Pit Lasses Research - Statistics

The Number of Female Miners in 1841

I examined the question of how many females were working underground in coal mines in 1842 whilst researching my book, Pit Lasses - Woman and Girls in Coalmining c1800-1914. The following is my current estimate of the position.

Official Census Figures 1841

 women 20+ yearswomen under 20Total
England and Wales7897941,583

This figure of 2,350 was widely disseminated by Frederick Engels, and is the one which immediately comes to light for anyone trying to discover how many women and girls were employed in mining in 1842.

The Reports of the Children's Employment Commission, which collected its evidence is Spring 1841 reveal a different situation. It seems probable that 6 to 7,000 women and girls were working underground in coal mines at this point.

Children's Employment Commission Reports

These figures were provided by the colliery owners to the government investigators. Many owners ignored the request for information, resulting in understatement of the numbers. Those who gave figures did not necessarily provide accurate information. Where discrepancies occur they tend to under-report the number of females working at the pit.

 Adults13-18 yearsunder 13 yearsTotal
East Lothian1099535 
West Lothian655237 
Dunfermline – St Andrews30518157 
(extracted from Pit Lasses Appendix A)365315114794
Yorkshire 1    
(extracted from Pit Lasses Appendix B)86139164389
South Wales    
Pembrokeshire (Returns to Jones)132376 
Glamorganshire *454327 
Monmouthshire *141 
Glamorganshire *521 
Carmarthenshire *26249- 
Pembrokeshire * (estimate)18121 
(* personally visited by Franks)    
Grand total   4,207

Additional Female Workers


In East Scotland, sub-Commissioner Franks corrected the information provided by some collieries and felt that his totals were substantially accurate, but noted that some returns had not been received.

Sub-Commisisoner Tancred who investigated West Scotland discovered 82 females who are not included in the figures for Scotland.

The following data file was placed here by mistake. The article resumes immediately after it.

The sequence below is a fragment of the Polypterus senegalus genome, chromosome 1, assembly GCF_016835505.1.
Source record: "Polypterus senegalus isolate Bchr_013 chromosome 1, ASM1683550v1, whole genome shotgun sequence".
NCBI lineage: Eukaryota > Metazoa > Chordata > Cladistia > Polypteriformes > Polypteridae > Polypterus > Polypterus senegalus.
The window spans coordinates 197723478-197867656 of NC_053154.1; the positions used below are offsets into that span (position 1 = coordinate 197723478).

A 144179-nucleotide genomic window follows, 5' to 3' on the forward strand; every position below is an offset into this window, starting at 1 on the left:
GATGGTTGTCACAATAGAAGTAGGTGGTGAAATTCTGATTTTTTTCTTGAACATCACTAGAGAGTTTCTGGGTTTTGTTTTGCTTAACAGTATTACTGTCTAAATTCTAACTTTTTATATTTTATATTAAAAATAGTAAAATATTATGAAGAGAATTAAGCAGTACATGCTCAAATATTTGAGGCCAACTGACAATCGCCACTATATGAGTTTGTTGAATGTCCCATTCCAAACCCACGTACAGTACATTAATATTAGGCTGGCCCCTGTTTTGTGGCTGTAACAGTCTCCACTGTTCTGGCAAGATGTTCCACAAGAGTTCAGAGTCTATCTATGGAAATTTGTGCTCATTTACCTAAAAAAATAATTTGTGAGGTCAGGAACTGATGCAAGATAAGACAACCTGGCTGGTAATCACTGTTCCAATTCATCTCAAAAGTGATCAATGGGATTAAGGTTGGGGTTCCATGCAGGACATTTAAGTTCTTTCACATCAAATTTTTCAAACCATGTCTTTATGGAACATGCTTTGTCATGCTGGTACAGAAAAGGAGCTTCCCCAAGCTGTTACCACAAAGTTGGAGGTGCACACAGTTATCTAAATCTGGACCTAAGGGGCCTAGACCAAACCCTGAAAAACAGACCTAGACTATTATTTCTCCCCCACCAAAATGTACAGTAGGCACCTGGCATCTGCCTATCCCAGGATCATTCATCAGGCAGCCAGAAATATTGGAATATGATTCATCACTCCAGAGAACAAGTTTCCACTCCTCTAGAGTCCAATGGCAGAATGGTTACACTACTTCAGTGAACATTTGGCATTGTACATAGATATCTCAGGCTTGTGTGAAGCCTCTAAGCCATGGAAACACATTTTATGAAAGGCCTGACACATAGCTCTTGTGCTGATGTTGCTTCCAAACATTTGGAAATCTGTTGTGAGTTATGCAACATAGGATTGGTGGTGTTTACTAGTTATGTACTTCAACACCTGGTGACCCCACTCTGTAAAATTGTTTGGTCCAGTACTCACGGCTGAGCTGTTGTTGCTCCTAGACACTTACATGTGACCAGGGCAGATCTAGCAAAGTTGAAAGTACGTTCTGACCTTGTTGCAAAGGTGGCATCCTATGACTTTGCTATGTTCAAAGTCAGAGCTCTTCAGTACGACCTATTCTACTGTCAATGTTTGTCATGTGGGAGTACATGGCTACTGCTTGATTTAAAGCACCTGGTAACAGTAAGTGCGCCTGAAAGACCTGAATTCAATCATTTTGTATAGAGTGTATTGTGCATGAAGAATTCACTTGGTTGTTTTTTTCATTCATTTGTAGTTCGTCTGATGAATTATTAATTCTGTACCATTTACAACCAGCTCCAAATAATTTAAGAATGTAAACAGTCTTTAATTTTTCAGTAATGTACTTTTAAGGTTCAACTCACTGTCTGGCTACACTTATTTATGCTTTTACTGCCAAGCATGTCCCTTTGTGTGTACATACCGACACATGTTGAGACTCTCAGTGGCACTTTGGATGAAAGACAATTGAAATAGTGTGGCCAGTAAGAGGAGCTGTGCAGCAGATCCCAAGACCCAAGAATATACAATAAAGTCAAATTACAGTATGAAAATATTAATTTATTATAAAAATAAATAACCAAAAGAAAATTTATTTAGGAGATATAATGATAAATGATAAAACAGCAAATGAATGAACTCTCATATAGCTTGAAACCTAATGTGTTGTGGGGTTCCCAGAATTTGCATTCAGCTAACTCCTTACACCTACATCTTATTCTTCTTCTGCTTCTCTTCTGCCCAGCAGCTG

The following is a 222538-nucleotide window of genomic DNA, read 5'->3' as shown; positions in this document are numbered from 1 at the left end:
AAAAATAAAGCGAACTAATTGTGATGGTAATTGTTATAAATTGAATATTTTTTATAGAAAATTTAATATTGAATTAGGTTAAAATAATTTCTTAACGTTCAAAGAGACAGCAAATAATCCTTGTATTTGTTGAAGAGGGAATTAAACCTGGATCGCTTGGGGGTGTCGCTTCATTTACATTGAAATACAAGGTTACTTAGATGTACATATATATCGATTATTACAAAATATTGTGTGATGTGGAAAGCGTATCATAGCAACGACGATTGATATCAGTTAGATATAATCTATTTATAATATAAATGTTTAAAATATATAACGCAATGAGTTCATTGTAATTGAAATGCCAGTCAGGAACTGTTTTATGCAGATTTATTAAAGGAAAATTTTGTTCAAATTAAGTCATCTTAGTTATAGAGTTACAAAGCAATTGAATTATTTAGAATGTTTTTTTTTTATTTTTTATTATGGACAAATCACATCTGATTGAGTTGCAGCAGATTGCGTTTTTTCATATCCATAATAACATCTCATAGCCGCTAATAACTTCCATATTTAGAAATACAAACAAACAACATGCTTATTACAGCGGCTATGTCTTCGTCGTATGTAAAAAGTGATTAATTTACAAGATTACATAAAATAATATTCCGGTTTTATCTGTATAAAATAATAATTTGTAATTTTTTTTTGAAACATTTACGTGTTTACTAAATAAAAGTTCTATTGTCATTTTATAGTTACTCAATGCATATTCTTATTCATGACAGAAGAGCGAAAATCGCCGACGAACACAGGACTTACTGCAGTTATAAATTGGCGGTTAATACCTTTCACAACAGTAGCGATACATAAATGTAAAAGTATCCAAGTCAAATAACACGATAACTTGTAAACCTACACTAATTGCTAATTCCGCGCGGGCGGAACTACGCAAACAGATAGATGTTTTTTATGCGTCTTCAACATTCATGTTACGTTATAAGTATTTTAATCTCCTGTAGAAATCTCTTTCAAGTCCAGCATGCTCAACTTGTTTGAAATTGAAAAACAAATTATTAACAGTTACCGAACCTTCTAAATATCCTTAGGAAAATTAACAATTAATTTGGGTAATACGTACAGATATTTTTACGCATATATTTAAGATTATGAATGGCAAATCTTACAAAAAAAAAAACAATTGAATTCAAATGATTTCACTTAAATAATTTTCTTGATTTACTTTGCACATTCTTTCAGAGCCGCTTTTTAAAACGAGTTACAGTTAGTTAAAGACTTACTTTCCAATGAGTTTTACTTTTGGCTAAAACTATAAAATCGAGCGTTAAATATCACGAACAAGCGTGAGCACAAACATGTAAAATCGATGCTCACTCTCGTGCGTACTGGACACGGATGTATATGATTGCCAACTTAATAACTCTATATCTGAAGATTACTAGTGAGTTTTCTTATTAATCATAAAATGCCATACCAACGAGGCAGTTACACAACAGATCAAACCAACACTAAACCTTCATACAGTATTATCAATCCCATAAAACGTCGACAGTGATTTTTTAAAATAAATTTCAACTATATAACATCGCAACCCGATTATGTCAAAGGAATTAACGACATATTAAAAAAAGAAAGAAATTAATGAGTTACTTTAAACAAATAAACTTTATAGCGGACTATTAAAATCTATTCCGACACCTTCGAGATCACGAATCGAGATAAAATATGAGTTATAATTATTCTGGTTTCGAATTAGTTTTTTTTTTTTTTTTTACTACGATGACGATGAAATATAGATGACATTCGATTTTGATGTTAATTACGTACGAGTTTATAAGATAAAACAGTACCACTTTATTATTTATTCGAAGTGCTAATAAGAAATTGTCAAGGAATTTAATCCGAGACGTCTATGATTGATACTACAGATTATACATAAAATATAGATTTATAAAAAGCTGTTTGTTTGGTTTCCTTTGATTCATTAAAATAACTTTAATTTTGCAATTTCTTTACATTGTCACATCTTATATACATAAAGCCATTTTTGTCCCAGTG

In 1844 the newly-appointed Commissioner for Mines visited a few of the mines visited by Franks three years earlier. From his report it appears that the figures Franks obtained were understated by 128, raising the possibility of similar understatements elsewhere. Similarly, a mine visited by Tancred understated the number by 20.

I have now located the 767 Scottish women listed on the 1841 census as underground workers. Around 150 of them are in areas that were not visited by either Franks or Tancred and do not feature in either sub-Commissioner's report.


Many owners in Lancashire did not provide any returns. A large number of women were reported to work in Lancashire mines and many women subsequently found jobs at the pit head. It seems very likely that the Lancashire figure was substantially under-stated.


Two reports were made for Yorkshire. Sub-Commissioner Symons included just the returns he received. It is not possible to identify what was missing. The second report contained no information about the gender of workers. Within the witness statements and tables, 24 girls can be identified. It seems likely that there were more female workers in Yorkshire than the two reports indicate.


The figures provided by Sub-Commissioner Franks relate only to the collieries he visited. Sub-Commissioner Jones, who had received the returns, reported that many owners refused to co-operate.

A number of the Welsh mines were co-located with iron works. Some females recorded at iron works may have been engaged in mining.

Other Areas

Small numbers of women and girls were noted in Cumberland and North Lancashire. Higher though unspecified numbers were referred to in Staffordshire and North Wales in surface occupations.

It is likely that some women worked when they were needed rather than every week. As returns were made at a point in time they were unlikely to include anyone not at work at that point.

Trying to adjust for the amount of the various understatements adds little value. The definitive data available, and knowledge of where understatement is likely to have occurred, suggests that 6 to 7,000 females were likely to be affected by the ban on underground work brought in by The Mines and Collieries Act 1842.